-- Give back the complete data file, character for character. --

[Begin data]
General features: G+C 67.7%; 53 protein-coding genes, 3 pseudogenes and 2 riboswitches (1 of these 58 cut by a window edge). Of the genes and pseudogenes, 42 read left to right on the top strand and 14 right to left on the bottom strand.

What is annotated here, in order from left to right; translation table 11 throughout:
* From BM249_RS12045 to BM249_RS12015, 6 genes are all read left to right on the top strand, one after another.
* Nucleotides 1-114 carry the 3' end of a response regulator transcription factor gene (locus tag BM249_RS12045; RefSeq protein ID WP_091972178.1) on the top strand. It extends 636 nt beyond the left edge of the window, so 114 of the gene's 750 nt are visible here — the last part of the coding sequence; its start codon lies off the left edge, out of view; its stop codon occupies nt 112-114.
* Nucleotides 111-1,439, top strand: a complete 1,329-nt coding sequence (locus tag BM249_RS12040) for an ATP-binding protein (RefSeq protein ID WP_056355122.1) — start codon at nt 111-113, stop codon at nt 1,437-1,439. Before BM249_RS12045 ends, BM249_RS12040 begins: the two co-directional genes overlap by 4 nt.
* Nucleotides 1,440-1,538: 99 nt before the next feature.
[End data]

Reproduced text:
General features: G+C 67.7%; 53 protein-coding genes, 3 pseudogenes and 2 riboswitches (1 of these 58 cut by a window edge). Of the genes and pseudogenes, 42 read left to right on the top strand and 14 right to left on the bottom strand.

What is annotated here, in order from left to right; translation table 11 throughout:
* From BM249_RS12045 to BM249_RS12015, 6 genes are all read left to right on the top strand, one after another.
* Nucleotides 1-114 carry the 3' end of a response regulator transcription factor gene (locus tag BM249_RS12045; RefSeq protein ID WP_091972178.1) on the top strand. It extends 636 nt beyond the left edge of the window, so 114 of the gene's 750 nt are visible here — the last part of the coding sequence; its start codon lies off the left edge, out of view; its stop codon occupies nt 112-114.
* Nucleotides 111-1,439, top strand: a complete 1,329-nt coding sequence (locus tag BM249_RS12040) for an ATP-binding protein (RefSeq protein ID WP_056355122.1) — start codon at nt 111-113, stop codon at nt 1,437-1,439. Before BM249_RS12045 ends, BM249_RS12040 begins: the two co-directional genes overlap by 4 nt.
* Nucleotides 1,440-1,538: 99 nt before the next feature.